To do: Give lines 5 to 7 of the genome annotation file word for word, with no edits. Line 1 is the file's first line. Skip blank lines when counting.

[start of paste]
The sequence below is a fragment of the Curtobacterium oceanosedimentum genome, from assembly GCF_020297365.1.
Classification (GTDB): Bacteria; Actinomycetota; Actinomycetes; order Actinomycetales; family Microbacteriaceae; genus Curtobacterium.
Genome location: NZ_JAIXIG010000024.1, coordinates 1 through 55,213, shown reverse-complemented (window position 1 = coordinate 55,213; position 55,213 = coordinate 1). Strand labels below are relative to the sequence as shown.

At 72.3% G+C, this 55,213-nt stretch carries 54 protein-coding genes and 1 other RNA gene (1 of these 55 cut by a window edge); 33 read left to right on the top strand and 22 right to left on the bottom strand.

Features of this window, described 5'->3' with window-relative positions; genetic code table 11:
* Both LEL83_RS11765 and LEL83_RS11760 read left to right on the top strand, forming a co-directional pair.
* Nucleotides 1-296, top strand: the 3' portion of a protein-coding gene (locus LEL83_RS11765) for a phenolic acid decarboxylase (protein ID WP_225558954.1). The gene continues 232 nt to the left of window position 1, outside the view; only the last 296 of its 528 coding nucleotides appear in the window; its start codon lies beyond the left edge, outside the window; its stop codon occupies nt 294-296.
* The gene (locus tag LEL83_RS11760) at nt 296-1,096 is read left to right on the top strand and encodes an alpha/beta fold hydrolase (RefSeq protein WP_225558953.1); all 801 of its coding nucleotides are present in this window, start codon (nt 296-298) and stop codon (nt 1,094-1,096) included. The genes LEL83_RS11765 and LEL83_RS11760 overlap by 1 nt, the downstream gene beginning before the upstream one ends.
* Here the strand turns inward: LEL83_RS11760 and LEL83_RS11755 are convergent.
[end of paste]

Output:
Features of this window, described 5'->3' with window-relative positions; genetic code table 11:
* Both LEL83_RS11765 and LEL83_RS11760 read left to right on the top strand, forming a co-directional pair.
* Nucleotides 1-296, top strand: the 3' portion of a protein-coding gene (locus LEL83_RS11765) for a phenolic acid decarboxylase (protein ID WP_225558954.1). The gene continues 232 nt to the left of window position 1, outside the view; only the last 296 of its 528 coding nucleotides appear in the window; its start codon lies beyond the left edge, outside the window; its stop codon occupies nt 294-296.